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LTU to improve health with cannabis research hub

$24 million medicinal agriculture research hub to be built at La Trobe University’s Bundoora campus.

La Trobe will soon become the world leaders in medicinal cannabis and opiate research with funding approved for a new research hub.

The $24 million medicinal agriculture research hub to be built at the Bundoora campus, will conduct vital research into the growth and use of medicinal plants.

La Trobe University’s Vice-Chancellor Professor John Dewar has said that it will be a “key component” of a $50 million commitment to the newly established La Trobe Institute for Agriculture and Food.

He says it will “play a pivotal role in the vision for La Trobe’s research and innovation precinct to support innovation, new product development and industry collaboration”.

The hub will provide many benefits for students, graduates and agricultural industry partners.

The Hub’s director Professor Tony Bacic says the most important benefit of the project is “the potential to improve health outcomes for thousands of people living with chronic medical conditions”.

With $2 million worth of scholarships available, students will be a key part of the research. Professor Bacic told upstart that La Trobe University will be incorporating medical agriculture into its undergraduate curriculum.

“At a minimum we will be training up to 20 PhDs that will be industry ready, because they will also get experience with industry partners working with them very closely,” he said.

Professor Bacic also predicts that several master of science students will be trained and 20 new research staff will be employed.

Research will be conducted into a variety of herbal products or purified pharmaceutics from cannabis extracts.

These extracts are used in palliative care as well as to treat epilepsy and chronic non-cancer pain. They also relieve symptoms of multiple sclerosis, chemotherapy-induced nausea as well as other clinically appropriate conditions.

Cannabis plants contain up to 100 chemicals called cannabinoids, but the main ones used in medicinal products are tetrahydrocannabinol (THC) and cannabidiol (CBD).

The psychoactive chemical THC creates the high associated with illegal recreational use, but when used medicinally it can improve sleep and appetite as well as reducing nausea, vomiting, pain and muscle spasms.

CBD is the chemical used to treat seizures and pain. It is not psychoactive but could be used as an anxiolytic and antipsychotic.

Only one product has been approved by the Commonwealth Therapeutic Goods Administration for use in Australia, but their products can be legally imported with permission through special access and authorised prescriber schemes.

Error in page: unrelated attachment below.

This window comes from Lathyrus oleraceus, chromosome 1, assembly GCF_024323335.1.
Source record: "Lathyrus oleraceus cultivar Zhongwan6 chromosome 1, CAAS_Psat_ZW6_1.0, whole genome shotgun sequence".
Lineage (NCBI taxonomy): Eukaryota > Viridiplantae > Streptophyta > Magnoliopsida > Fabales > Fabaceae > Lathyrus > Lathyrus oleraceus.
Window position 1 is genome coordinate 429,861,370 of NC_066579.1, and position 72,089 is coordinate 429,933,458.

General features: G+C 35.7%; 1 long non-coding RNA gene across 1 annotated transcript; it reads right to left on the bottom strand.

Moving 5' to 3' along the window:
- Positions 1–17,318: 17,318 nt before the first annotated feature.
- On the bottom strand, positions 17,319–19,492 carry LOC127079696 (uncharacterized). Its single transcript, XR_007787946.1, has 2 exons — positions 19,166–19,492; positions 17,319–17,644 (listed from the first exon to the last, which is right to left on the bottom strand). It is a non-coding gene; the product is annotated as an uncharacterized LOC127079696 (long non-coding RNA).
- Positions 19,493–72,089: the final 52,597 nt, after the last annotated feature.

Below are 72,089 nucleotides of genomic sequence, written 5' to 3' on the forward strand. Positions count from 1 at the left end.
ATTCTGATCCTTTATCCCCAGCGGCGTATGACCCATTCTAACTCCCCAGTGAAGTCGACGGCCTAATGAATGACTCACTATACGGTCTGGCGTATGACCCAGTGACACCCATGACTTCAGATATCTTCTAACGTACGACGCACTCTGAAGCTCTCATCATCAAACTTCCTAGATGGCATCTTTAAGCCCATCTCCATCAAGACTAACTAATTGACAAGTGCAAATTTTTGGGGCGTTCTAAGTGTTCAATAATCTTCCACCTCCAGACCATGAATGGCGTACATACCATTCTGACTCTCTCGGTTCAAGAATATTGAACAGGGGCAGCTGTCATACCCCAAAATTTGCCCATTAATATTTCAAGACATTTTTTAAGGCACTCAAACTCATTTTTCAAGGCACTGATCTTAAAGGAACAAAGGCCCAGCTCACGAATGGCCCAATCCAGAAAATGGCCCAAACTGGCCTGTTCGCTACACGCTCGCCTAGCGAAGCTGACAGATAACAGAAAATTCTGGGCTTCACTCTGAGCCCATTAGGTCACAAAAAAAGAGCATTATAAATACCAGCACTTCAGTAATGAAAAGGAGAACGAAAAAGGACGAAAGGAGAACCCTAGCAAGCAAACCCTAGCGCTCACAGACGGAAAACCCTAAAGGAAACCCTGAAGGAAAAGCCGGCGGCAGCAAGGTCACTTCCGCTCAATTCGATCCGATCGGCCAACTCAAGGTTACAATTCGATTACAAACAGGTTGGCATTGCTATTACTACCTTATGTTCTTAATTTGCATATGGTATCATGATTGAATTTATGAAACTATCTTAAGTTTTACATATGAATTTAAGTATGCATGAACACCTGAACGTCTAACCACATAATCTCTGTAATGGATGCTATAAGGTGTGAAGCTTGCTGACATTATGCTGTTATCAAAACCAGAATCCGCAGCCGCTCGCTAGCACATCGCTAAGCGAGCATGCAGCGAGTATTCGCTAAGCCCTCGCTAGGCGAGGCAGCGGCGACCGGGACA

There is already a large body of information on the medicinal properties of opioids and a variety of products are already in use in Australia and around the world. Some of the most commonly used opioids are Morphine, Pethidine, Codeine, Oxycodone, Fentanyl and Methadone. The research at the hub will focus on breeding new, disease-resistant varieties of opium poppies and increasing yield.

La Trobe will lead the project, but will be partnering with Cann Group Limited, TPI Enterprises, HEXIMA LTD, Olivia Newton-John Cancer Research Institute, The University of Melbourne, Under the Tree Biopharmaceuticals Pty Ltd, Bioplatforms Australia Ltd, SensaData Pty Ltd, Photon Systems Instruments and Palo Alto Research Center Inc.

This project will involve agricultural and biomedical researchers studying plant varieties, chemical synthesis and extraction techniques, commercial cultivation practices and provide Victorian producers with the tools to expand their enterprises..

Victoria was the first state to create legal pathways for patients to access medicinal cannabis. Because of strong support from the state government, the minister for agriculture and regional development, Jaala Pulford predicts the Victorian medicinal cannabis industry is “set to flourish”.

Professor Bacic estimates the industry will be looking for two to five thousand workers over the next five to 10 years, so training of technically skilled workers will also be part of the project.

The potential benefit of the hub for industry is estimated at an additional $1-2 billion per annum and the hub’s impact on cultivation and farming practices is expected to create 200 jobs that will benefit rural and regional Australia.

The cannabis will be cultivated at secure and tightly controlled environments and manufacturing, wholesaling and distributing will be subject to strict regulations. Patients will be able to access medicinal cannabis products in the same way as opioids, at a pharmacist with a prescription from a medical practitioner.


Becky Steepe is a second year Bachelor of Media and Communications (Media Industries) student at La Trobe University. You can follow her on Twitter @BeckySteepe

Photo: “Shallow Focus Photography of Cannabis Plant” by Michael Fischer, available here.

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